Grandparents of Children with Disabilities: Theoretical Perspectives of Intergenerational Relationships (Springerbriefs in Well-Being and Quality of Life Research) (Paperback)
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This briefs offers a comprehensive view of the journey of grandparents of children with disabilities by employing a wide range of theoretical approaches such as intergenerational relationships, positive psychology, psychoanalytic views and models of stress. It presents a multidimensional view of grandparents, which begins with the general role of grandparents in the family and the transition to grandparenthood, as a major life event. The briefs moves on to discuss grandparents' roles under unique circumstances such as illness or disability in the family and then deals with perspectives of parents of children with disabilities on the role of grandparents. Finally, it reviews attitudes of professionals toward grandparents and concludes with suggested intervention strategies for working with families on intergenerational relationships.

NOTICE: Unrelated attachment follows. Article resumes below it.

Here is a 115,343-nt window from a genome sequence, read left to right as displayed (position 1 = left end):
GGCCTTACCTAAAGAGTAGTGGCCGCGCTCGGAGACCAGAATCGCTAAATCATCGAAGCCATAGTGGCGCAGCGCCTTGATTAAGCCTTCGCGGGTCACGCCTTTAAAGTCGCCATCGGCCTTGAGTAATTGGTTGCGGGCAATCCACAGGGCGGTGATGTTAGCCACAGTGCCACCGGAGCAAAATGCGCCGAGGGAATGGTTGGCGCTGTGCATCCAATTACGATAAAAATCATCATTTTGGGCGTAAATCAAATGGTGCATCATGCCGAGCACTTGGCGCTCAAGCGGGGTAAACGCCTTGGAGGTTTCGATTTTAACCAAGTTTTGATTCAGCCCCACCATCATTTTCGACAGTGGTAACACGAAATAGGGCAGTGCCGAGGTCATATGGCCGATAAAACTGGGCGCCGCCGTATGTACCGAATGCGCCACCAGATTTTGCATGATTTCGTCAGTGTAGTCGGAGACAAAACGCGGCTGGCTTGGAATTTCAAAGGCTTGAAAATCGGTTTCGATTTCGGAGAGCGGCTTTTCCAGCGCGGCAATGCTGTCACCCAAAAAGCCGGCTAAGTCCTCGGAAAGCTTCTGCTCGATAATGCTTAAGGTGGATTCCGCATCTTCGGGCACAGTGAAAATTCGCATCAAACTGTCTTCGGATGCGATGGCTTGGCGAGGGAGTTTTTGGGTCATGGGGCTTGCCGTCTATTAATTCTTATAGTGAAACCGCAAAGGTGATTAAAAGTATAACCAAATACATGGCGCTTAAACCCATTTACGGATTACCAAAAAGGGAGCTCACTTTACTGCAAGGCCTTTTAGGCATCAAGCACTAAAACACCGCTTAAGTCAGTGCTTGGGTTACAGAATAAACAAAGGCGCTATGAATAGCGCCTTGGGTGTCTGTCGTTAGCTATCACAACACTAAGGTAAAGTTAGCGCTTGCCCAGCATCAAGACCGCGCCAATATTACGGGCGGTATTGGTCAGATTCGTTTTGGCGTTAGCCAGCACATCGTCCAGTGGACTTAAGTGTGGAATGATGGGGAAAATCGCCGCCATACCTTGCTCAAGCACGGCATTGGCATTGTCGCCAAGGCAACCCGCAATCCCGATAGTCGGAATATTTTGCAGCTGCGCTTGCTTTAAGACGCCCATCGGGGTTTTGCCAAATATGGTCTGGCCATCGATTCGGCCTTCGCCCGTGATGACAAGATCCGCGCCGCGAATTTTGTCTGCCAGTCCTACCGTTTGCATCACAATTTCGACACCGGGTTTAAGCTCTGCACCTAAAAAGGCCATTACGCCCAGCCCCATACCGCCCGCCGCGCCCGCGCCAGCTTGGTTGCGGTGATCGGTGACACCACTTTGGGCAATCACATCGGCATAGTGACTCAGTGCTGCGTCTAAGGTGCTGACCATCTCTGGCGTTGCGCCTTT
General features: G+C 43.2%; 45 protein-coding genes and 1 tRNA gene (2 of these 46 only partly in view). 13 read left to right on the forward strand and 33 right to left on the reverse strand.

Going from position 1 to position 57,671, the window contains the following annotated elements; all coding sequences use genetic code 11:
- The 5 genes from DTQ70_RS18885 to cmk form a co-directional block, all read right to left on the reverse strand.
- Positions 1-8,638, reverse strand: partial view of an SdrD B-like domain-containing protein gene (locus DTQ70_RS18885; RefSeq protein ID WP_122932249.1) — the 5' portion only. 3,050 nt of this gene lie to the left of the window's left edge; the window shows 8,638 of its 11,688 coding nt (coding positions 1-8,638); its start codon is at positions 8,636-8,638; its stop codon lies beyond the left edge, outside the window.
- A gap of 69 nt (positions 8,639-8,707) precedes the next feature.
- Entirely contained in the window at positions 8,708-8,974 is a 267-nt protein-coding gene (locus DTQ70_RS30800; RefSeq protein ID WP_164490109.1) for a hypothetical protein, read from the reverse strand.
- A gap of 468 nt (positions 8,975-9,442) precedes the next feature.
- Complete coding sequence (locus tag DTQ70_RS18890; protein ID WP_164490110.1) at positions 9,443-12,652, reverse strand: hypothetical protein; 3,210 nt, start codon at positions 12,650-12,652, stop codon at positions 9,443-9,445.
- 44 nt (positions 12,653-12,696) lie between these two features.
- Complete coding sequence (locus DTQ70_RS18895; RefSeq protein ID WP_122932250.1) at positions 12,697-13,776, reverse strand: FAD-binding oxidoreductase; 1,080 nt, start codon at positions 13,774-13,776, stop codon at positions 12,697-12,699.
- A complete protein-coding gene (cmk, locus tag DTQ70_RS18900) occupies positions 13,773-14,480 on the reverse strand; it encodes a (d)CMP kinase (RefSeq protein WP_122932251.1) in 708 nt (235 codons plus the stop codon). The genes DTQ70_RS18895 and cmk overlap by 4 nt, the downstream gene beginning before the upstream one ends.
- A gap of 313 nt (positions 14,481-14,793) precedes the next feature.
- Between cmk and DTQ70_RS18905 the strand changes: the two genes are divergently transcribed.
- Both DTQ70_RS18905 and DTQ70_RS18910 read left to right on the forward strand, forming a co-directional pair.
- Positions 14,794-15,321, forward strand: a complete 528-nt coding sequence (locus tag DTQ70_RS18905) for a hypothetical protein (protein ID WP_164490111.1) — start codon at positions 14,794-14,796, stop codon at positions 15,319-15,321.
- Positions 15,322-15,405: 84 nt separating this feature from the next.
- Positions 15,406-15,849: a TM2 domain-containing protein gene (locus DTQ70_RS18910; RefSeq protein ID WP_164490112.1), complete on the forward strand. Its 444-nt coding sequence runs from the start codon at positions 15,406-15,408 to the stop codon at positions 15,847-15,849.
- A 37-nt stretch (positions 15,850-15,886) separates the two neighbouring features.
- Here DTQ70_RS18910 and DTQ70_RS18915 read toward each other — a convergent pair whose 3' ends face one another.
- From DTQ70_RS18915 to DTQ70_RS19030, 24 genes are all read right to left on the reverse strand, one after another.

About the Author
Prof. Liora Findler is head of the Rehabilitation and Health Track at the Louis and Gabi Weisfeld School of Social Work at Bar-Ilan University in Israel, and formerly headed Social Work services at the Child Development Center in Northern Israel. She specializes in families of children with disabilities and their intergenerational relations in particular, with an emphasis on positive outcomes and personal growth alongside the challenges and difficulties. Much of her research focuses on the unique experience of grandparents in these families, an area in which she is an internationally recognized expert. Prof. Orit Taubman - Ben-Ari is a psychologist and professor at the Louis and Gabi Weisfeld School of Social Work at Bar-Ilan University in Israel. For the past fifteen years she has studied intergenerational relationships and personal growth following life transitions, such as the transitions to parenthood and grandparenthood. In the wake of her ground-breaking research, her scholarly publications were among the first to introduce the construct of personal growth into the discourse of life transitions. Her studies examine both deleterious and positive or constructive predispositions and outcomes within families coping with various stress-related events, and she has published extensively on these issues in international journals.